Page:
Wisdom Teeth Extraction
Wisdom teeth are the last teeth to erupt in the mouth. Their formal name is the “third molar”, and they appear at the very back of the jaw. These teeth typically erupt from around 18-25 years of age, but can be earlier or later in some people.
It’s very common for wisdom teeth to be extracted. While many people have the mental image of post-extraction patients being heavily medicated on painkillers, this is not the case. Most extractions are quick and unremarkable, with a minimum of recovery.
Why Do Wisdom Teeth Need to Be Extracted?
Simply put, most people just don’t have room in their jaws for this last set of teeth.
The most common reason to extract wisdom teeth is impaction. This is when the tooth is either trying to erupt into an adjacent tooth, or has tipped over completely within the jaw and is putting pressure on the root of the adjacent molar.
Impacted teeth can result in severe toothache and greatly increase the risk of infections in the mouth. Extracting the tooth is the fastest, easiest way to relieve pain and return the mouth to normal.
Do Wisdom Teeth Have to Be Extracted?
There’s a common belief that wisdom teeth always need to be extracted, but this is not true.
Some people never have troubles with their wisdom teeth. Their jaws have sufficient space, and the teeth erupt uneventfully. They simply act as an extra set of molars, and there’s no reason to remove them any more than any other healthy tooth.
Interestingly, not everyone develops wisdom teeth to begin with. Over 10% of the population never grows wisdom teeth, although the prevalence of this changes from country to country. In some places, it’s very uncommon to grow wisdom teeth, while in others, it’s the norm.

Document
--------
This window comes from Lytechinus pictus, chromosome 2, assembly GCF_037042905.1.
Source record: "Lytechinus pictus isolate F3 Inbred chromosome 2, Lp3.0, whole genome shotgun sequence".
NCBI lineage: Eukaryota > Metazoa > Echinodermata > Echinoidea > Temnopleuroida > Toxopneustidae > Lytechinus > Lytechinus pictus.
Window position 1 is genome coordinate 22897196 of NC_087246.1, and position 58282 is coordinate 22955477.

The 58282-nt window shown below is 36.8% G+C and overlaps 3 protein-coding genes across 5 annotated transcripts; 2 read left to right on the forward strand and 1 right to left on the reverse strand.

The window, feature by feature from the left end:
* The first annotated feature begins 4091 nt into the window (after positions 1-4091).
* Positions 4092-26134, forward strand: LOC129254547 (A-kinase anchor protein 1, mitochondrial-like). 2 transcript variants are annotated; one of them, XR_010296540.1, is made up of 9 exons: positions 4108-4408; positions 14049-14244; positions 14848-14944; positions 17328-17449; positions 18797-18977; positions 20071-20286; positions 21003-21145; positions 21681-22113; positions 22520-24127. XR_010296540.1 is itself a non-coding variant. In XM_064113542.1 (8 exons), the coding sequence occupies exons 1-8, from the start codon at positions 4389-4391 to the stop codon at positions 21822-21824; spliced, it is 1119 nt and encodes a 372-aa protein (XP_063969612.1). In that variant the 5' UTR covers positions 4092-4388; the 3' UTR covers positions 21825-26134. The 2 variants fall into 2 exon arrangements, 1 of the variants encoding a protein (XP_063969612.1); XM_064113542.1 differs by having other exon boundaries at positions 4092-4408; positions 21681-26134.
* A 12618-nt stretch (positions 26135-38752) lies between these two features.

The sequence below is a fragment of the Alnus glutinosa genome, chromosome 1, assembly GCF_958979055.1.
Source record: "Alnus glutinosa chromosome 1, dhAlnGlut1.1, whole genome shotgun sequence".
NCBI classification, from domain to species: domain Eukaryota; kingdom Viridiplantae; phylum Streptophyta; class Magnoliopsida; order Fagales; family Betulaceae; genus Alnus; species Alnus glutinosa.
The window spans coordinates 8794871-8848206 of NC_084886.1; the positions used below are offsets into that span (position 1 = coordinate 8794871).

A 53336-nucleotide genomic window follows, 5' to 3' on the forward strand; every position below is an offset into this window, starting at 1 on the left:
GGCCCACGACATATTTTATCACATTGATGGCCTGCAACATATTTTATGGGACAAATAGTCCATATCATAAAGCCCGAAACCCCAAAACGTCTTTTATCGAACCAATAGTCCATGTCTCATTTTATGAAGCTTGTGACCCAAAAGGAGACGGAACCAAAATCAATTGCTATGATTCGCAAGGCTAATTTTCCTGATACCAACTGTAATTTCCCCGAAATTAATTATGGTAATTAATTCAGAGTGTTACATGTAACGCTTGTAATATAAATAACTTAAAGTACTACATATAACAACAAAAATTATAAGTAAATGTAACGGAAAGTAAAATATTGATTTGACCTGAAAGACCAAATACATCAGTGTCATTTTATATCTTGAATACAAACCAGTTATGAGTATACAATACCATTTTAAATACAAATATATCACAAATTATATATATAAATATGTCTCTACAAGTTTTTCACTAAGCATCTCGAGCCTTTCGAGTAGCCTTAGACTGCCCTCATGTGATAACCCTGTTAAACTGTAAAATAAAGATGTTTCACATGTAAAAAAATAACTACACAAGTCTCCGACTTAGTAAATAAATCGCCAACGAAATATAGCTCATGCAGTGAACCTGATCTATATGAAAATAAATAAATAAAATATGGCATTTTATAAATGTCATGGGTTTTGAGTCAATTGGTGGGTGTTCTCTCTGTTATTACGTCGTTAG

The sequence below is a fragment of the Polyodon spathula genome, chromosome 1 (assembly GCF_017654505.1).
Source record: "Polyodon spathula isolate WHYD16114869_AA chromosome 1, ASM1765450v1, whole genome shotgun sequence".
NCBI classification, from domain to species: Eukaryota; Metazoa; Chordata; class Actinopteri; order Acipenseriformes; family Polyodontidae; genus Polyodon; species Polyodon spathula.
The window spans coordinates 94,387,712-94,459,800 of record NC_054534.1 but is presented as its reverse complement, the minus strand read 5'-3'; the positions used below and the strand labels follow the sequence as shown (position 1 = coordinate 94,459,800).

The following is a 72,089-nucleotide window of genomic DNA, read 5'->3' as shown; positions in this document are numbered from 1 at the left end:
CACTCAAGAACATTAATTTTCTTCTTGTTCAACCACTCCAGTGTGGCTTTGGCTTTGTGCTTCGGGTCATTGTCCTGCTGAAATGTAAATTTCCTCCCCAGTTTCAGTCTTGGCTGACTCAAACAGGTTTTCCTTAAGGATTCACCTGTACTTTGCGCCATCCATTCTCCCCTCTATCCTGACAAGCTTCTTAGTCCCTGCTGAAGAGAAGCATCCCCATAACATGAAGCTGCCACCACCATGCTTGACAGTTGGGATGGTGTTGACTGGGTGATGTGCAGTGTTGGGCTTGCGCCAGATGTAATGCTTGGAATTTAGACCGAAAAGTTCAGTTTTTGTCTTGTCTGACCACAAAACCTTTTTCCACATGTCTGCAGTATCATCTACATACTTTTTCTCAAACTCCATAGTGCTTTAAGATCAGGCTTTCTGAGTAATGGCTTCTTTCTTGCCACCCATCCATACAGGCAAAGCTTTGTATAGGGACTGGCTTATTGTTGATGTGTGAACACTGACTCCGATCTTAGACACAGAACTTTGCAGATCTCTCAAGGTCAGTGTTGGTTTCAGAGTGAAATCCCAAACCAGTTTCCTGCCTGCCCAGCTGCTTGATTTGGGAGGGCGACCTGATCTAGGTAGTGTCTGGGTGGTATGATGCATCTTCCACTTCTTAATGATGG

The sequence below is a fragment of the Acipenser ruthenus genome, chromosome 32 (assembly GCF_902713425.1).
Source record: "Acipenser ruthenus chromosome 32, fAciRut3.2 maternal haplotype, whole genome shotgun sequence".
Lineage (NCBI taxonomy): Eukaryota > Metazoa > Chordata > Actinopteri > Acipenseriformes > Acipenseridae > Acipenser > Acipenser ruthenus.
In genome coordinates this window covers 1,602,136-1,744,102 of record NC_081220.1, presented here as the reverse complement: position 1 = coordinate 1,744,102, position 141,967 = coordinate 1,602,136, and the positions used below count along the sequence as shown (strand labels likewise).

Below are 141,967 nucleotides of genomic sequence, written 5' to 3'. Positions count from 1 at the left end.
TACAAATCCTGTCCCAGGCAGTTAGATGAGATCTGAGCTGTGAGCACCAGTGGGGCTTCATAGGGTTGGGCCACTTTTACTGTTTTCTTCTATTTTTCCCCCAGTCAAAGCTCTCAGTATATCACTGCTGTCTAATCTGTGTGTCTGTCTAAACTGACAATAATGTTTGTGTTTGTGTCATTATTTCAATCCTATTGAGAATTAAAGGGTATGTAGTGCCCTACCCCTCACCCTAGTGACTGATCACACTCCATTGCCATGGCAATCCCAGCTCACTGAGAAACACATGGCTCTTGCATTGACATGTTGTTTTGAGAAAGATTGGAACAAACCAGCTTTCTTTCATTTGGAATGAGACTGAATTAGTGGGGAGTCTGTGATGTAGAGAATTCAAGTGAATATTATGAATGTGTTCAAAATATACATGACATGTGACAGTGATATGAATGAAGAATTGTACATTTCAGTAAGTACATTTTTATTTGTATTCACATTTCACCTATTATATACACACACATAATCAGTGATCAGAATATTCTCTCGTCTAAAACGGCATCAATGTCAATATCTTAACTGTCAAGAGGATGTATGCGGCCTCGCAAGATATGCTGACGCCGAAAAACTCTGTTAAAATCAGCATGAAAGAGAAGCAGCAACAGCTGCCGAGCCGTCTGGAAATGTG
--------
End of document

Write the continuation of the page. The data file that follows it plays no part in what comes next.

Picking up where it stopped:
Do All Wisdom Teeth Need to Be Extracted?
Sometimes only one wisdom tooth is impacted, and the others are fine.
In this case, your dentist will still probably recommend the removal of all the wisdom teeth. Leaving one or two in place can unbalance your bite. This can put uneven pressure on your teeth, which can lead to chips, cracks, breaks, and infections.
Is Wisdom Tooth Extraction Painful?
Tooth extraction in modern dentistry is a fairly unremarkable process in most cases. A simple wisdom tooth extracted, where the tooth is easily accessible, is a fast procedure done under local aesthetic with minimal recovery time.
A fully impacted tooth that’s completely hidden below the jaw is a different matter. The surgery is a bit more complicated, and the recovery time takes a little longer. For these extractions, the gum is opened, a bit of bone is removed to expose the tooth, the tooth is broken down and removed, and the whole site stitched up.
In most cases this will still be performed under local anesthetic, but some patients may require general anesthetic, particularly if all four wisdom teeth are impacted in this way.
These cases are fairly rare, however. The usual wisdom tooth removal today doesn’t look anything like the popular image on TV and film.
How Do I Know If I Need My Wisdom Teeth Removed?
There are several ways to determine if you need wisdom tooth extraction.
Your dentist can tell early on if you’ll need extraction by looking at your dental x-rays. They may reveal that the wisdom teeth will be impacted, and so an early extraction can be done to avoid any problems.
If it’s not obvious early on, or you don’t visit the dentist regularly, it will become obvious once the teeth start to try to appear. Pain while chewing, chronic pain, reddening and swelling of the gum, and even abscesses are all symptoms of impacted wisdom teeth which require extraction.
For more information on wisdom teeth extraction, contact Platinum Dental.